After a tense week that led several of the coalition partners – notably Finance Minister Yair Lapid and Justice Minister Tzipi Livni – to threaten to quit the government over stark disagreements on the state budget, the Arrangements Law and several other bill proposals, Prime Minister Bibi Netanyahu is meeting with faction leaders in an attempt to stop his government from disintegrating.
Sources close to the prime minister said Netanyahu intended “to make one last attempt to see whether arrangements could be achieved that would allow the continuation of the government, so matters of state could be managed properly.”
They said the prime minister met with Yisrael Beiteinu leader Foreign Minister Avigdor Lieberman on Sunday and was expected to meet with Bayit Yehudi leader Economy Minister Naftali Bennett and Yesh Atid leader Lapid on Monday, and later on with Hatnua leader Livni.
The crisis in the coalition has been ongoing for several weeks, with coalition members publicly and harshly criticizing the prime minister. The latest such incident was over the weekend, when Lapid accused Netanyahu of standing by as issues like “the state budget, Israel’s diplomatic relations, citizens’ sense of security, the housing crisis and others” remained stagnant.
“Instead, (Netanyahu and the Likud members) are dealing with the most minor kind of politics – polls and political survival,” Lapid said at a cultural event in Tel Aviv on Shabbos.
“The prime minister is not willing to allow this situation, in which ministers attack the government they are members of as if they were in the opposition, to continue, as Lapid did over the weekend, including his attempts to oust a sitting prime minister without elections, as (MK Yaakov) Litzman and (MK Aryeh) Deri testified,” the sources said.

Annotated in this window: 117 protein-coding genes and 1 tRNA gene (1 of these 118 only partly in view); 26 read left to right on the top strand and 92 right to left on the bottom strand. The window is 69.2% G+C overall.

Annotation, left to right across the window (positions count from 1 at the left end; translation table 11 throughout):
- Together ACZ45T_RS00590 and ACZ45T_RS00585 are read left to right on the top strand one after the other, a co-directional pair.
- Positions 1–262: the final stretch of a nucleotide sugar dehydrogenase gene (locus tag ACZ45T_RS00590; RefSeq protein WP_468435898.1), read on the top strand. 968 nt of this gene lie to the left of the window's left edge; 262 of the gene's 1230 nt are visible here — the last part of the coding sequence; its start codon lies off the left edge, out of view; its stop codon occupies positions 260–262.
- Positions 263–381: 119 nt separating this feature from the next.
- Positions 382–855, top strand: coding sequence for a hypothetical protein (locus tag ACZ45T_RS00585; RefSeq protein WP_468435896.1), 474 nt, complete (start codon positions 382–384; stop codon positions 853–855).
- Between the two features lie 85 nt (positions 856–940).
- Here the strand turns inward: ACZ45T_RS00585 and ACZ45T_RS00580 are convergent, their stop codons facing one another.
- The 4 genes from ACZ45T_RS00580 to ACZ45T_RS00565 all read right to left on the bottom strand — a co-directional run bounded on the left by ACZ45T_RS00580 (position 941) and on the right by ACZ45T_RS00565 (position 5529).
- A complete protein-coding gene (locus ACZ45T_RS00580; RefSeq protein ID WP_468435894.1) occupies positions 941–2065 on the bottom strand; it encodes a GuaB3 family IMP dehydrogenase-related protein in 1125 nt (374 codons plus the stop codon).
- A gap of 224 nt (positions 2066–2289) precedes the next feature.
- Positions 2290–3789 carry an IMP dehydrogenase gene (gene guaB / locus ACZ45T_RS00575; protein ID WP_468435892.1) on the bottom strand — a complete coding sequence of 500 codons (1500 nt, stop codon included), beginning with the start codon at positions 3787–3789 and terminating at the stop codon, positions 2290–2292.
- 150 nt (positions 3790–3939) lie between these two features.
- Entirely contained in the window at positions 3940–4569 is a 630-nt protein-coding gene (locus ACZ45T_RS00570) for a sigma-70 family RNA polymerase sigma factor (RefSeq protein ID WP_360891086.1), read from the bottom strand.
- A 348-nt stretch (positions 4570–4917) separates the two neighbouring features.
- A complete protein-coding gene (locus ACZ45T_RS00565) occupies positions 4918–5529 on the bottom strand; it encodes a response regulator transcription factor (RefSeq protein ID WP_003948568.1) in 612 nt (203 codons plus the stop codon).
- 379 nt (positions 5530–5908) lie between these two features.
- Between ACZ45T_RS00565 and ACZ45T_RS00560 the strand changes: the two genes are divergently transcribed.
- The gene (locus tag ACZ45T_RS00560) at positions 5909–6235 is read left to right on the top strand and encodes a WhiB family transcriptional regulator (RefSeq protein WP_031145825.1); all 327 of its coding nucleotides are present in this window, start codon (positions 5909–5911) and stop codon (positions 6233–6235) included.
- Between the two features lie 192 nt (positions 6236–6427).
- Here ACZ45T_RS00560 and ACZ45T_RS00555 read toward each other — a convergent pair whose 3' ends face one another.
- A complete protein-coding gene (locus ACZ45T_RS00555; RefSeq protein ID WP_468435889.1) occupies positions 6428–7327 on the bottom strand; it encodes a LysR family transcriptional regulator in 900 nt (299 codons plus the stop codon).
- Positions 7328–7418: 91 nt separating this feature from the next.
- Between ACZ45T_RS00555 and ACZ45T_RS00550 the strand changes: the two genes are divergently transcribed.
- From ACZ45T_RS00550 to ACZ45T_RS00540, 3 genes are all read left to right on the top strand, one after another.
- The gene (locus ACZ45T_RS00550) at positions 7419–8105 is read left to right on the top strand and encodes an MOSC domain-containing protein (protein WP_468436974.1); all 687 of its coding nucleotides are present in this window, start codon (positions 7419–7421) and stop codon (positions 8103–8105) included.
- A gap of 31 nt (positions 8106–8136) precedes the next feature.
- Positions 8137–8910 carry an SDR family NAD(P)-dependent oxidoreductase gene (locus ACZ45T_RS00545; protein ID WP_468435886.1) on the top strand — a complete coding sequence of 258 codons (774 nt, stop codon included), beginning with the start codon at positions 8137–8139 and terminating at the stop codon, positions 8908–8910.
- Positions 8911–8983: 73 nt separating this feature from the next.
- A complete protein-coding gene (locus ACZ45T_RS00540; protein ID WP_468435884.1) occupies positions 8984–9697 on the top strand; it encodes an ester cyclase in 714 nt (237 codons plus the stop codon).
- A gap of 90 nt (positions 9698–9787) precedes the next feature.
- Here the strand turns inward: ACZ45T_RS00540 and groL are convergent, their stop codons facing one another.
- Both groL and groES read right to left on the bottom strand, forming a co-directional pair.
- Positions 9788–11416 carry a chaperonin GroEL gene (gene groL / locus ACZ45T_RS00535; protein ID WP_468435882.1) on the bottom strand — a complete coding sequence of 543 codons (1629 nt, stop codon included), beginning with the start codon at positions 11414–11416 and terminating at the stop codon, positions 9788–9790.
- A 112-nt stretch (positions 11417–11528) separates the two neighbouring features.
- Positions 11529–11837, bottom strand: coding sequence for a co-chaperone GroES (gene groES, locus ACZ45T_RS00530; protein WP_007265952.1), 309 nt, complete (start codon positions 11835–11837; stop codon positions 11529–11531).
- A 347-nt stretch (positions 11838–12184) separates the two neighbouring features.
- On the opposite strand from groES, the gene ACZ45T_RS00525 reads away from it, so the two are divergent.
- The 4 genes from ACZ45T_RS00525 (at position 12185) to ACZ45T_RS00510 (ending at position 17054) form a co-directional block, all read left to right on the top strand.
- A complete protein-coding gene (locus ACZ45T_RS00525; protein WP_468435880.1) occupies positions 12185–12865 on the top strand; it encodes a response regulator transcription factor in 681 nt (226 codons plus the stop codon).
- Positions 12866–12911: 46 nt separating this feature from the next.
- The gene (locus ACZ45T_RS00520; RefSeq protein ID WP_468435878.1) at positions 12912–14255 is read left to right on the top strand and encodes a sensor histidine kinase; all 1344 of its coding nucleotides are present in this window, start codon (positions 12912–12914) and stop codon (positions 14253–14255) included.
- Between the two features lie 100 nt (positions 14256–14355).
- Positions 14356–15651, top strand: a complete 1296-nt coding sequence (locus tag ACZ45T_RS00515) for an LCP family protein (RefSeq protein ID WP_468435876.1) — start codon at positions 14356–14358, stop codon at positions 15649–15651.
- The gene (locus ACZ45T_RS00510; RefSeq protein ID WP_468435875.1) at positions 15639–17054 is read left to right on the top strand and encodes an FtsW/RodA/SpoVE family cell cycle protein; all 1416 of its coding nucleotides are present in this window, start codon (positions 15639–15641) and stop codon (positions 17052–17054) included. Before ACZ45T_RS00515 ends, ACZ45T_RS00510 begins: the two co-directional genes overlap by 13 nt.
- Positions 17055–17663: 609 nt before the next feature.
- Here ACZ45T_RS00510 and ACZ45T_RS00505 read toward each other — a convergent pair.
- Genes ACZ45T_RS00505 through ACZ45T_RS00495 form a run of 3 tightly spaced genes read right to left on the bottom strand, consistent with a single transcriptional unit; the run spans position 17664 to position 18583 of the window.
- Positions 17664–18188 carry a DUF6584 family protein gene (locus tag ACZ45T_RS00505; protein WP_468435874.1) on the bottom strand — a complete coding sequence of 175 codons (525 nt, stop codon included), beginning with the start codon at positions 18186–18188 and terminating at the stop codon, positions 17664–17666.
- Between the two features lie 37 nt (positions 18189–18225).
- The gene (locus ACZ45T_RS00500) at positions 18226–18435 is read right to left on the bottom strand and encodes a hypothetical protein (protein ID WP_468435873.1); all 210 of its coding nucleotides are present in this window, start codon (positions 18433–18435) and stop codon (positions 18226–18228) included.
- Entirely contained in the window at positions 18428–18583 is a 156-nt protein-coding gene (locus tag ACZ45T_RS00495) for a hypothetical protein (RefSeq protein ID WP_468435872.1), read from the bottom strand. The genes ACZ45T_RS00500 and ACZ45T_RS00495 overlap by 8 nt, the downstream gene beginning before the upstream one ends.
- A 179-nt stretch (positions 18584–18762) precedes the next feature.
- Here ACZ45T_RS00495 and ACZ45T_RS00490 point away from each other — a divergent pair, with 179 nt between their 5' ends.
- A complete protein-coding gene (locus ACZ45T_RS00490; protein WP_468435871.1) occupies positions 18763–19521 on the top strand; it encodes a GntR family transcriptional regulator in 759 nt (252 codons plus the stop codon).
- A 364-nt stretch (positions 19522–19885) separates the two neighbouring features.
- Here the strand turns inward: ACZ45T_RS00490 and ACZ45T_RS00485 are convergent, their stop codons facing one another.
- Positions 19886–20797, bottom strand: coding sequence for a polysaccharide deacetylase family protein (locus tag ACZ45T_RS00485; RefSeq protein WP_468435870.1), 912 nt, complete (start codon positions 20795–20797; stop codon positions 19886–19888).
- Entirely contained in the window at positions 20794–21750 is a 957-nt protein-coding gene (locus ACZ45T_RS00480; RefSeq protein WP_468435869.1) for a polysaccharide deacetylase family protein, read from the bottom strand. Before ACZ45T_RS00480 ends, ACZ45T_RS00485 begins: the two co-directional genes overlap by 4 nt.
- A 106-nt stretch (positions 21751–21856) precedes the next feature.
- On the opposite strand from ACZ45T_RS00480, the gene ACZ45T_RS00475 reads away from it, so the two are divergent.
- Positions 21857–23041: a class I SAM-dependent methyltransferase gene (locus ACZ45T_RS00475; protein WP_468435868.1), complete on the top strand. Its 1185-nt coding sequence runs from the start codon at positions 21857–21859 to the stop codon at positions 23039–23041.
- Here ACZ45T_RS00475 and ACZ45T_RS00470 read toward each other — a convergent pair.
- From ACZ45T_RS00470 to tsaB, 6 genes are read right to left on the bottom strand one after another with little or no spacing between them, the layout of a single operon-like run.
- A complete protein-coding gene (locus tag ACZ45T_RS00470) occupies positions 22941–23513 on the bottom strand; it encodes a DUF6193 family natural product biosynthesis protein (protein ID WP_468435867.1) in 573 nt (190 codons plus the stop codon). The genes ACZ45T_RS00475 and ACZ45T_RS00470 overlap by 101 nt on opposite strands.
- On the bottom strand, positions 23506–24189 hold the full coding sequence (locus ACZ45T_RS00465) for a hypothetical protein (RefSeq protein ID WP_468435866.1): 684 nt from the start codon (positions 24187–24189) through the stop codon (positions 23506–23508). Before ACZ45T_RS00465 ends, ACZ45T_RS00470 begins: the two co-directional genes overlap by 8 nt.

The Yesh Atid leader’s comments come after a tense week in which Israeli politics raged over the contentious ‘Nationality Law’ that would enshrine in law Israel as the nation-state of the Jewish people.
The bill proposal, branded by Arab MKs and rights groups as racist, led both Lapid and Livni to say their parties would not support the proposals approved by the cabinet at the beginning of last week.
“Yesh Atid and I are not against a nationality law, but not this version of the Nationality Law,” Lapid said at Tel Aviv University. “MK Ze’ev Elkin’s Nationality Law put the Jewish nature of the state before its democratic nature. (First prime minister David) Ben-Gurion would not have approved this law, neither would Menachem Begin or Ze’ev Jabotinsky. This is an anti-democratic law.”
Lapid’s comments have been met with scorn from the Likud party, and the prime minister and finance minister have not spoken in almost a month over their disagreements.
“Lapid is breaking his commitment to transfer an addition of billions of shekels to the defense budget meant to facilitate armament with advanced weaporny and fund training,” sources close to Netanyahu said. “Instead, this money is being used on national projects meant to be funded by the Finance Ministry, like moving IDF bases to the Negev.”
Netanyahu, they said, will tell Lapid he is not willing to accept Lapid and his party’s recent conduct any longer. “You can’t govern a state like this,” the sources said.
Netanyahu himself threatened to go to elections following Lapid’s comments. “If I reach the conclusion that I cannot lead the government the way I see fit then we will go to elections,” he said through affiliates.
By Sunday his comments were more direct: “Israel needs stability… sadly this is not what’s happening. Hardly a day passes without us running into dictates or threats of resignations or one type of ultimatums or another while ministers are lashing out at the government and the prime minister.”
“I hope we can return to normal conduct. This is what the public expects from us. This is the only way to lead the country, and if not we will have to draw conclusions,” the prime minister said, in a thinly-veiled reference to the possibility of disbanding the coalition.